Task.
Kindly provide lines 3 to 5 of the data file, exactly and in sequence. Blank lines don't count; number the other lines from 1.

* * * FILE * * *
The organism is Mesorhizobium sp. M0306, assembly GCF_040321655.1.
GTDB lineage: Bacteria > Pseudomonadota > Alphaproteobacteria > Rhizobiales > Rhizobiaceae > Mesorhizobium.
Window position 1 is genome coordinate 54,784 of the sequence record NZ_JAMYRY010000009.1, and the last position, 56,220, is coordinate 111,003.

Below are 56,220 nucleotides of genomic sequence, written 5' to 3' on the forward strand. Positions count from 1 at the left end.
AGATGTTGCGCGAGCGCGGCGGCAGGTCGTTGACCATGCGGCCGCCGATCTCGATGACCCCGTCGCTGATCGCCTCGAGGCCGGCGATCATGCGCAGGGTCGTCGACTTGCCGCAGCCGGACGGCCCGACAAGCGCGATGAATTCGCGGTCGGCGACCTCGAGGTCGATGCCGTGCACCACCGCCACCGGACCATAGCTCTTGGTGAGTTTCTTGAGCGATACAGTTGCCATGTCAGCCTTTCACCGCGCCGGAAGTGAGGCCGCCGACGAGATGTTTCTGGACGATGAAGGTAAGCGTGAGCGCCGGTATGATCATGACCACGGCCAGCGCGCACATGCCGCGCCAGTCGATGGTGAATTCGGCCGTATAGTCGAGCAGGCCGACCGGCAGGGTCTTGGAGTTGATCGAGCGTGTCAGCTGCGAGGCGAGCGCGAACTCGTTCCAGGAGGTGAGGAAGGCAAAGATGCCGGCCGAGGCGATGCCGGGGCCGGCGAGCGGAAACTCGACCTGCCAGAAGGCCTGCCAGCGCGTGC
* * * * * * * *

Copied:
Window position 1 is genome coordinate 54,784 of the sequence record NZ_JAMYRY010000009.1, and the last position, 56,220, is coordinate 111,003.

Below are 56,220 nucleotides of genomic sequence, written 5' to 3' on the forward strand. Positions count from 1 at the left end.
AGATGTTGCGCGAGCGCGGCGGCAGGTCGTTGACCATGCGGCCGCCGATCTCGATGACCCCGTCGCTGATCGCCTCGAGGCCGGCGATCATGCGCAGGGTCGTCGACTTGCCGCAGCCGGACGGCCCGACAAGCGCGATGAATTCGCGGTCGGCGACCTCGAGGTCGATGCCGTGCACCACCGCCACCGGACCATAGCTCTTGGTGAGTTTCTTGAGCGATACAGTTGCCATGTCAGCCTTTCACCGCGCCGGAAGTGAGGCCGCCGACGAGATGTTTCTGGACGATGAAGGTAAGCGTGAGCGCCGGTATGATCATGACCACGGCCAGCGCGCACATGCCGCGCCAGTCGATGGTGAATTCGGCCGTATAGTCGAGCAGGCCGACCGGCAGGGTCTTGGAGTTGATCGAGCGTGTCAGCTGCGAGGCGAGCGCGAACTCGTTCCAGGAGGTGAGGAAGGCAAAGATGCCGGCCGAGGCGATGCCGGGGCCGGCGAGCGGAAACTCGACCTGCCAGAAGGCCTGCCAGCGCGTGC